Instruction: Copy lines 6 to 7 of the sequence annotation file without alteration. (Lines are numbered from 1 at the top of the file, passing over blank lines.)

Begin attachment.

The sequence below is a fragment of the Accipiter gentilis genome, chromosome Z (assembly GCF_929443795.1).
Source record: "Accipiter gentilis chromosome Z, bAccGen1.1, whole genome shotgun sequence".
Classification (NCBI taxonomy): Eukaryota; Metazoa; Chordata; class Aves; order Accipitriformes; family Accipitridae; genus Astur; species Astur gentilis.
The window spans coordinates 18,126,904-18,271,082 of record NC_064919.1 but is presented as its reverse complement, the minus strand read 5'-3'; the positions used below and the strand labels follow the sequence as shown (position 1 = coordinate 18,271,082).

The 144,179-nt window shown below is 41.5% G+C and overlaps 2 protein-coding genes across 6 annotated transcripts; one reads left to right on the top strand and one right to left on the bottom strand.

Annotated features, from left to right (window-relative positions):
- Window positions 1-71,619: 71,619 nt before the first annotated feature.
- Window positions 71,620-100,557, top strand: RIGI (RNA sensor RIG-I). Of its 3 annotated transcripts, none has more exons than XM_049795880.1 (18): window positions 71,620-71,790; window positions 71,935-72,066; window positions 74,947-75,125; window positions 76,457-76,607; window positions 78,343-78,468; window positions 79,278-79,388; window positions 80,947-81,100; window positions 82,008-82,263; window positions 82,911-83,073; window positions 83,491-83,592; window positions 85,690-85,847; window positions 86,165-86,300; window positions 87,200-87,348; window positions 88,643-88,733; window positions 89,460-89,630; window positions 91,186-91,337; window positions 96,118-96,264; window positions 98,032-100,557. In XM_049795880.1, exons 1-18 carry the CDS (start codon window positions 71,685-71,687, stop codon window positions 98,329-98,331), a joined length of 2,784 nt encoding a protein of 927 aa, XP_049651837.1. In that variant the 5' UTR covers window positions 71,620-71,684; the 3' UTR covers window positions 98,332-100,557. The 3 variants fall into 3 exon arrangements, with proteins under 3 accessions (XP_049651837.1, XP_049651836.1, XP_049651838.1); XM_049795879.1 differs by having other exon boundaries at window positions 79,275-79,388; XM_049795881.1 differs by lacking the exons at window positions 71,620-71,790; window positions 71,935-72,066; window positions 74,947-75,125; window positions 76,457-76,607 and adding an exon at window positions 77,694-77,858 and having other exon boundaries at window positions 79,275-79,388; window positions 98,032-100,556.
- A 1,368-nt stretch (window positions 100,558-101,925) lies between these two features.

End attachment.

Annotated features, from left to right (window-relative positions):
- Window positions 1-71,619: 71,619 nt before the first annotated feature.